Flutter's build modes

Contents

The Flutter tooling supports three modes when compiling your app, and a headless mode for testing. This doc explains the three modes and tells you when to use which. For more information on headless testing, see Unit testing.

You choose the compilation mode depending on where you are in the development cycle. Are you debugging your code? Do you need profiling information? Are you ready to deploy your app?

The following describes each mode and when to use it.

Debug

In debug mode, the app is set up for debugging on the physical device, emulator, or simulator. Debug mode means that:

  • Assertions are enabled.
  • Observatory is enabled, allowing you to use the dart debugger.
  • Service extensions are enabled.
  • Compilation is optimized for fast development and run cycles (but not for execution speed, binary size, or deployment.)

By default, flutter run compiles to debug mode. Your IDE also supports these modes. Android Studio, for example, provides a Run > Debug… menu option, as well as an triangular green run button icon on the project page. (The menu item shows a pic of the corresponding icon.) The emulator and simulator execute only in debug mode.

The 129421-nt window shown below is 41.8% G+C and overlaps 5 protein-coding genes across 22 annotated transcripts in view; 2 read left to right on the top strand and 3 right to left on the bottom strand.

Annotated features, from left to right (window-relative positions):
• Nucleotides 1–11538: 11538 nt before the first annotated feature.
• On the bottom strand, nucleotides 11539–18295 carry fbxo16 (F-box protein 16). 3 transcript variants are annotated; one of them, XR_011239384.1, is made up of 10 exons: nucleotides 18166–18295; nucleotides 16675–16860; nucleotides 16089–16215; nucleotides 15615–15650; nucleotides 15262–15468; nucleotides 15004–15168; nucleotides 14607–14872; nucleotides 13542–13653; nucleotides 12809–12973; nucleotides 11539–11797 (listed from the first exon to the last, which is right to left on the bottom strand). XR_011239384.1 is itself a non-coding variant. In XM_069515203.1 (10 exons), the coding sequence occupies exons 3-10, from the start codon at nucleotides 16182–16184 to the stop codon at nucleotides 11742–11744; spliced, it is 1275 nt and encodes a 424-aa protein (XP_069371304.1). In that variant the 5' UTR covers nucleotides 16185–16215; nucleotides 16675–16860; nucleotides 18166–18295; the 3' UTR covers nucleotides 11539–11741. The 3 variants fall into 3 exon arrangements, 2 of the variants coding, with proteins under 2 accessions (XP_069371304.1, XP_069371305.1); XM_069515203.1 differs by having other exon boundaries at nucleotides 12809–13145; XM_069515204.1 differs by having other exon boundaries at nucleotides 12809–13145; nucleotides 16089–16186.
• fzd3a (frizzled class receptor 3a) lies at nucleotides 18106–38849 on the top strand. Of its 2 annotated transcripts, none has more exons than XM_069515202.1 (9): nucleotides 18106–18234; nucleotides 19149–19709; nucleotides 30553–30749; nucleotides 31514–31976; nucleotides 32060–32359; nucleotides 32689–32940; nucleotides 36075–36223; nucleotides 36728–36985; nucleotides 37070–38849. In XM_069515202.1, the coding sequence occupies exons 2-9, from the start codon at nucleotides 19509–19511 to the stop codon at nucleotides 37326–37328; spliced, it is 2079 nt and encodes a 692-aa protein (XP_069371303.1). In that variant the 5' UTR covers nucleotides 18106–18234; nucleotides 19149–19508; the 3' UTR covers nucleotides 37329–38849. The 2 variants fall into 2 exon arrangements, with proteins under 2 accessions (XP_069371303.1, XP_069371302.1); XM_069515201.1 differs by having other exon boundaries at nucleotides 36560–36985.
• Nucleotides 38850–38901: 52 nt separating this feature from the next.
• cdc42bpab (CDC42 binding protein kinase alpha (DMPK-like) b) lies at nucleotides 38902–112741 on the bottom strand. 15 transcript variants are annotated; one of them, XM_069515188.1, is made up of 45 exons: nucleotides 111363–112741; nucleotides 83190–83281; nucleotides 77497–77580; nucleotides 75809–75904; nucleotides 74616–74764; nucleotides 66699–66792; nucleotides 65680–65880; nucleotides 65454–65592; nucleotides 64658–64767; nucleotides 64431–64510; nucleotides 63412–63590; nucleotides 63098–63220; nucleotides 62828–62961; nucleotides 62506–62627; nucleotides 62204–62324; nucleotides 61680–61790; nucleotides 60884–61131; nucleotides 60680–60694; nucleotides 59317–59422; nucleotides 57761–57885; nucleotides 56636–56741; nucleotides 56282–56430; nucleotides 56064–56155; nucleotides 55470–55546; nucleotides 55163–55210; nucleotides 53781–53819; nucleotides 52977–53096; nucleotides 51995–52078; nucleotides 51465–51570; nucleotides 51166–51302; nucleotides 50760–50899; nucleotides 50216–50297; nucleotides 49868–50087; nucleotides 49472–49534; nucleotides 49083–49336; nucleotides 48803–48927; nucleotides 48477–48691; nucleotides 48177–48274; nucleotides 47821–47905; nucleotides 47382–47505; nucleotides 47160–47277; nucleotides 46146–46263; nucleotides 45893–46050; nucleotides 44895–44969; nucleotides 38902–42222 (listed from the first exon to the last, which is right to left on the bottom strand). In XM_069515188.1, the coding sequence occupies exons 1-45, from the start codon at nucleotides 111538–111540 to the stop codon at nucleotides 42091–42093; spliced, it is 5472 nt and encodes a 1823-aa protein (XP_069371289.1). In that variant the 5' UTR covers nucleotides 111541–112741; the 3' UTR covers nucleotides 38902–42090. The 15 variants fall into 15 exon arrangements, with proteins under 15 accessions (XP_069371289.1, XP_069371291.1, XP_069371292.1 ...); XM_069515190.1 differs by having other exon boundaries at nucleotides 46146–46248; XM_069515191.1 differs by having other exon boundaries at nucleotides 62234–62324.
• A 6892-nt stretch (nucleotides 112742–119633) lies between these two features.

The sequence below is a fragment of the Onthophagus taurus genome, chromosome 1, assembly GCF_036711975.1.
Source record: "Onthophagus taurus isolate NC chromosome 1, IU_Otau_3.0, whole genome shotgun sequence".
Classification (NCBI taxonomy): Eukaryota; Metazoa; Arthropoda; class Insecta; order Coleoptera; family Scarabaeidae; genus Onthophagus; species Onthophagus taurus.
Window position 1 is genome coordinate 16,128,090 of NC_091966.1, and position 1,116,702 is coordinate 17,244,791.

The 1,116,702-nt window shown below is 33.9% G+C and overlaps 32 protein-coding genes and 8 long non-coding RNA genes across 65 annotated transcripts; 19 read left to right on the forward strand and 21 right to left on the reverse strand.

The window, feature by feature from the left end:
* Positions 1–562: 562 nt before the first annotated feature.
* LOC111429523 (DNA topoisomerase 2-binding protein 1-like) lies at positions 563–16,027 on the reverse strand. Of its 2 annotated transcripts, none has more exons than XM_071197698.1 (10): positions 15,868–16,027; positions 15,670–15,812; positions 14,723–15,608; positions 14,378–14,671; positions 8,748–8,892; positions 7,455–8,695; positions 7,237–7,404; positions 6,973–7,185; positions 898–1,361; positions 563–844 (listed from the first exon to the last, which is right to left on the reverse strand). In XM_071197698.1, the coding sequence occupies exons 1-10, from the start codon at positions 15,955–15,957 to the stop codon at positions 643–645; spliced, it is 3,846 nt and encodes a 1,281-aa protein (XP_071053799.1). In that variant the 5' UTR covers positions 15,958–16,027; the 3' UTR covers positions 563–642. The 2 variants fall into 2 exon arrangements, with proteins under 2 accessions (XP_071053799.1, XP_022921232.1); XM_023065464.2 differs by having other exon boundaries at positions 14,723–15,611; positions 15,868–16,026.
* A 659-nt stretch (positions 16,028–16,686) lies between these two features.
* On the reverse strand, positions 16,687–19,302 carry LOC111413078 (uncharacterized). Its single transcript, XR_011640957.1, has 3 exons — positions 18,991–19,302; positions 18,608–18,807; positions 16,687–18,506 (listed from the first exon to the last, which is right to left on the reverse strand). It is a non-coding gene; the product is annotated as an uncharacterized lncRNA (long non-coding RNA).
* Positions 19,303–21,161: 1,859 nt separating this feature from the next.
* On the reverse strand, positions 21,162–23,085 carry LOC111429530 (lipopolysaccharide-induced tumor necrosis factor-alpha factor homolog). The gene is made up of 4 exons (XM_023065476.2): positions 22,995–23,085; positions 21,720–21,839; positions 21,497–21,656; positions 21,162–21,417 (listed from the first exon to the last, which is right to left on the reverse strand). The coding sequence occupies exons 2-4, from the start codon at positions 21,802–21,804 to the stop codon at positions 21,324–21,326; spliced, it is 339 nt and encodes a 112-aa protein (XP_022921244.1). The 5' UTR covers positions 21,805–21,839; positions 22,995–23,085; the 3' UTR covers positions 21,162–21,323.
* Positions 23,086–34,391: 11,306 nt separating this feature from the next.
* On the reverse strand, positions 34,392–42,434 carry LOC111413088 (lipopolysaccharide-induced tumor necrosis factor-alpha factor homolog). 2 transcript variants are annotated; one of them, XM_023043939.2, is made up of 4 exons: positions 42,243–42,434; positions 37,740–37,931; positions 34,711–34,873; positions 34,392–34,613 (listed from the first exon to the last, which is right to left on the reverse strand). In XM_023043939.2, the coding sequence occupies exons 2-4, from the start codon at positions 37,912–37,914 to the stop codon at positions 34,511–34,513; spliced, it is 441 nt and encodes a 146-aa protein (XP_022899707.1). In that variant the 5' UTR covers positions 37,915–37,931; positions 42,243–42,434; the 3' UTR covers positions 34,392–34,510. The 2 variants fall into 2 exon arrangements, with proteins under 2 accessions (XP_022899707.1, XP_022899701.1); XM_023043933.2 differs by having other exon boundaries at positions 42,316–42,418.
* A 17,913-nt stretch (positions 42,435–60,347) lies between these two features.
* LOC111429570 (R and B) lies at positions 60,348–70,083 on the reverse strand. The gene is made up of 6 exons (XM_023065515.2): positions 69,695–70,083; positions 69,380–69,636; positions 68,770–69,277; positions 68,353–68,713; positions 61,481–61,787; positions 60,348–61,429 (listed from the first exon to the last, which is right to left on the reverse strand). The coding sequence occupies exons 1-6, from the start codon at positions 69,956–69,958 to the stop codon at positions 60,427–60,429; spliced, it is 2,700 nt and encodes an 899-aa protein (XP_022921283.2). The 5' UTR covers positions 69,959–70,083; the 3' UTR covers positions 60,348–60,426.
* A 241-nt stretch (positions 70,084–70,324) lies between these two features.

Release

Use release mode for deploying the app, when you want maximum optimization and minimal footprint size. Release mode, which is not supported on the simulator or emulator, means that:

  • Assertions are disabled.
  • Debugging information is stripped out.
  • Debugging is disabled.
  • Compilation is optimized for fast startup, fast execution, and small package sizes.
  • Service extensions are disabled.

The command flutter run --release compiles to release mode. Your IDE also supports these modes. Android Studio, for example, provides a Run > Run… menu option, as well as a green bug icon overlayed with a small triangle on the project page. (The menu item shows a pic of the corresponding icon.)

You can also compile to release mode with flutter build. For more information, see the docs on releasing iOS and Android apps.

Profile

In profile mode, some debugging ability is maintained—enough to profile your app’s performance. Profile mode is disabled on the emulator and simulator, because their behavior is not representative of real performance. Profile mode is similar to release mode, with the following differences:

  • Some service extensions, such as the one that enables the performance overlay, are enabled.
  • Tracing is enabled, and Observatory can connect to the process.

The command flutter run --profile compiles to profile mode. Your IDE also supports these modes. Android Studio, for example, provides a Run > Profile… menu option.

For more information on these modes, see Flutter’s modes in the Flutter SDK wiki.